Read The Book of M Online

Authors: Peng Shepherd

The Book of M (4 page)

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Max,
Ory thought then. He took a few faltering steps. There was no point in wondering who'd gotten the drop on him. It didn't matter now. His pack was gone, and the bicycle he wanted to give her, but he was alive. And so was Max. And she'd be panicked out of her mind by now. Ory had never been this late before, ever. Not even the first time he went out and almost got killed, and then got lost trying to get home. He wanted to sit down and close his eyes again. Instead, he kept walking.

HOW HE MADE IT TO THE SHELTER WAS HAZY. HE MUST HAVE
retraced his steps from memory, able to navigate the demolished neighborhoods even in darkness. Once or twice he thought he heard something rustling in the bushes nearby, but he was too dizzy to spot it, and in no shape to fight it anyway. It was almost as bad as death to lose that pack, everything he'd had in it, but he might not have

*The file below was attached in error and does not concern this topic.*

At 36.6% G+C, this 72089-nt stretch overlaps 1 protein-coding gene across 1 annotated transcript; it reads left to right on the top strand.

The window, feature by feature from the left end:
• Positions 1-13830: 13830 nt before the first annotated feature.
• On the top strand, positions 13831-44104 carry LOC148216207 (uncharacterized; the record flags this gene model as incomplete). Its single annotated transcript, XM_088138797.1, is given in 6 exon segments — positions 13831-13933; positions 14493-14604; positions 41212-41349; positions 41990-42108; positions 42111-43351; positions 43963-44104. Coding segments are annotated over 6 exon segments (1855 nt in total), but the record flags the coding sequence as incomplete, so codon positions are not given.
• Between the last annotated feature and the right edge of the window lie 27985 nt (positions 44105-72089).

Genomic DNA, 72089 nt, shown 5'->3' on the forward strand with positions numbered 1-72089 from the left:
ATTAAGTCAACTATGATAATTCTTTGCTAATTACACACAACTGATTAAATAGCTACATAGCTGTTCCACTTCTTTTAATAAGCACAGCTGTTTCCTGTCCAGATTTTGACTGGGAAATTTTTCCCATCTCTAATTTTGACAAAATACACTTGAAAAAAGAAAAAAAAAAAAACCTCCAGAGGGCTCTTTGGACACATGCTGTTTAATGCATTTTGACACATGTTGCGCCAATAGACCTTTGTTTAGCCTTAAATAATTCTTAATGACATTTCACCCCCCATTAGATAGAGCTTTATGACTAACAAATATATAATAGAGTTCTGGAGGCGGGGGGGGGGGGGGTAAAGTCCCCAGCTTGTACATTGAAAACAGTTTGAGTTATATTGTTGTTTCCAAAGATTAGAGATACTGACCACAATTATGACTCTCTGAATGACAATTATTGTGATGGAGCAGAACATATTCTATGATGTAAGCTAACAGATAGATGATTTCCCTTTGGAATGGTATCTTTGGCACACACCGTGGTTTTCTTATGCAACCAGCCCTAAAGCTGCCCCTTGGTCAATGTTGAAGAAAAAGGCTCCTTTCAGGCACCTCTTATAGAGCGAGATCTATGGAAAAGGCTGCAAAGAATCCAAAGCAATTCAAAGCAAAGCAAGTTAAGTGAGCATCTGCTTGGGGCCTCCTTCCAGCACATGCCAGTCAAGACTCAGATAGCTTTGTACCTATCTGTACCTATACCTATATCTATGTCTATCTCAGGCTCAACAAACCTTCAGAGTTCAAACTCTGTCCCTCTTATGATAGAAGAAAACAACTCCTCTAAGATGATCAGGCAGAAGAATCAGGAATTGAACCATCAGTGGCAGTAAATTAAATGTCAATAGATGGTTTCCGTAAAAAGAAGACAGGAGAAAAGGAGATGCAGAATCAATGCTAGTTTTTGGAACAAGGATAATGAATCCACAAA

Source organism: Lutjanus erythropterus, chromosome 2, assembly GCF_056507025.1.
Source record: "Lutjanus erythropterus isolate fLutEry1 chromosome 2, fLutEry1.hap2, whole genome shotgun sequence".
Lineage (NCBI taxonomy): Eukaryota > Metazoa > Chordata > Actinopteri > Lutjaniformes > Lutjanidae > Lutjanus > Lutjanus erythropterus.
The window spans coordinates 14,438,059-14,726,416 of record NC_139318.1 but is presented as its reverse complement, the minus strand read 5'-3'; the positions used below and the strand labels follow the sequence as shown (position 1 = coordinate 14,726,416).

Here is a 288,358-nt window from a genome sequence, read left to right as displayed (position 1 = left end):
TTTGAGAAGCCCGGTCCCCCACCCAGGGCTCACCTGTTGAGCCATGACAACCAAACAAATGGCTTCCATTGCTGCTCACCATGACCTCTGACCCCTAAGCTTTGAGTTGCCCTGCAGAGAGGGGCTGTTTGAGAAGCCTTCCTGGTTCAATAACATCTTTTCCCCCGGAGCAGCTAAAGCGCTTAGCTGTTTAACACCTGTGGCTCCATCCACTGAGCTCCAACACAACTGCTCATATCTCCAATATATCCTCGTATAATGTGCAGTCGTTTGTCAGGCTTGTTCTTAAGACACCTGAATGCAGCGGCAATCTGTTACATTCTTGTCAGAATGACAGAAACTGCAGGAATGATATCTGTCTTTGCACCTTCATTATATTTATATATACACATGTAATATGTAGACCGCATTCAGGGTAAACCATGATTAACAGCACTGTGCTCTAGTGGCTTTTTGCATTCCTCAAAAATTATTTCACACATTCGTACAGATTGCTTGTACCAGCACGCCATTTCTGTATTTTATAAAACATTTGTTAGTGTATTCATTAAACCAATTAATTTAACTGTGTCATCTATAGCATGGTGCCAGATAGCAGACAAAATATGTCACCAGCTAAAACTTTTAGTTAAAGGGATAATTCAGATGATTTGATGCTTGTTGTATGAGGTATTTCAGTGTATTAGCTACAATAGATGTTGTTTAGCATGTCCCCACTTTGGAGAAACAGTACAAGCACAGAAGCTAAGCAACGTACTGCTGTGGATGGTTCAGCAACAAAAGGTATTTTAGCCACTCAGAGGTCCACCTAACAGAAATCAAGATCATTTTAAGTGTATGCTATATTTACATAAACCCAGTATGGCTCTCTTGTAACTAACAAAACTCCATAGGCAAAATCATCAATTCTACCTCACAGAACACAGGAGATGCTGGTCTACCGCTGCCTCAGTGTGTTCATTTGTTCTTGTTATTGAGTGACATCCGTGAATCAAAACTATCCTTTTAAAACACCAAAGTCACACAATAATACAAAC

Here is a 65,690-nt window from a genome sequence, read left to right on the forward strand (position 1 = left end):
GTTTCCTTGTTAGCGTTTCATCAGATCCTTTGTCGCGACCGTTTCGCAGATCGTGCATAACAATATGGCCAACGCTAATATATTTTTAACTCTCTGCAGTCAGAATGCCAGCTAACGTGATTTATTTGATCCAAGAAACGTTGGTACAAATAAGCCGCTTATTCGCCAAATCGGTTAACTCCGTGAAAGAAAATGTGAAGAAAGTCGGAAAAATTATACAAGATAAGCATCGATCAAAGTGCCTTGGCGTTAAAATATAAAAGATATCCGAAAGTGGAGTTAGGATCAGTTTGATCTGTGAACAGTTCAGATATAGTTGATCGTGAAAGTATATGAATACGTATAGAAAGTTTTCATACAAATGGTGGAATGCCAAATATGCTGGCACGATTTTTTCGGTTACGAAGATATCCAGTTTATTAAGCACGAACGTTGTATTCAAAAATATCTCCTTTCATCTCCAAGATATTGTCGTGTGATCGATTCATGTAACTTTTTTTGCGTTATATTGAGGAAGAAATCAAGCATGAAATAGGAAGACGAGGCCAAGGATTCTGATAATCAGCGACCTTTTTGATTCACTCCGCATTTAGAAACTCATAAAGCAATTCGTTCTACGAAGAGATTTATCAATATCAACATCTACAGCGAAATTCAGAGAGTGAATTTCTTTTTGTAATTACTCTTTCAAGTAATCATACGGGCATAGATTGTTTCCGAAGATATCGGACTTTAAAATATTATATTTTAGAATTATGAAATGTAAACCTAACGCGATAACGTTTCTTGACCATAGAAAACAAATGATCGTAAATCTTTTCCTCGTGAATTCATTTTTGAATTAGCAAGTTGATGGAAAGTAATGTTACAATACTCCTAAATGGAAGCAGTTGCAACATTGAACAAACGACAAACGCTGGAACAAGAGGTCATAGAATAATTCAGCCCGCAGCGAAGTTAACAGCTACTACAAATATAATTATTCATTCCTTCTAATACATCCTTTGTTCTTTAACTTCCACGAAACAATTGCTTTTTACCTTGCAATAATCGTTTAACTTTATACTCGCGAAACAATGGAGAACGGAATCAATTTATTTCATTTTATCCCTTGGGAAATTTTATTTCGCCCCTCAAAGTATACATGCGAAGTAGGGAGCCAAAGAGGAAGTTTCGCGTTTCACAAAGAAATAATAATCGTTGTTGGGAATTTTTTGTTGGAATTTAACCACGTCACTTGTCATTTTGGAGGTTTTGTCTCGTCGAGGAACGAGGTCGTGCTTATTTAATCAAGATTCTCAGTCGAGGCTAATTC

made it back at all in his condition if he'd been carrying all that extra weight.

Suddenly he was on the ground floor of the shelter. He'd made it. He leaned over and vomited again, and then almost fell into it.

Just two floors to go, and he'd be home.
Please let her still remember how to clean a wound,
Ory thought.
Please let her still remember everything right now.
Tomorrow he could face it, but not now. If he opened the door and it was the moment that Max had forgotten who he was, in his current state Ory doubted he could string together a coherent sentence at all, much less convince her they'd been married for the past five years, and he went out and got himself almost killed like this every week. At least she wouldn't remember that he'd had a pack to lose.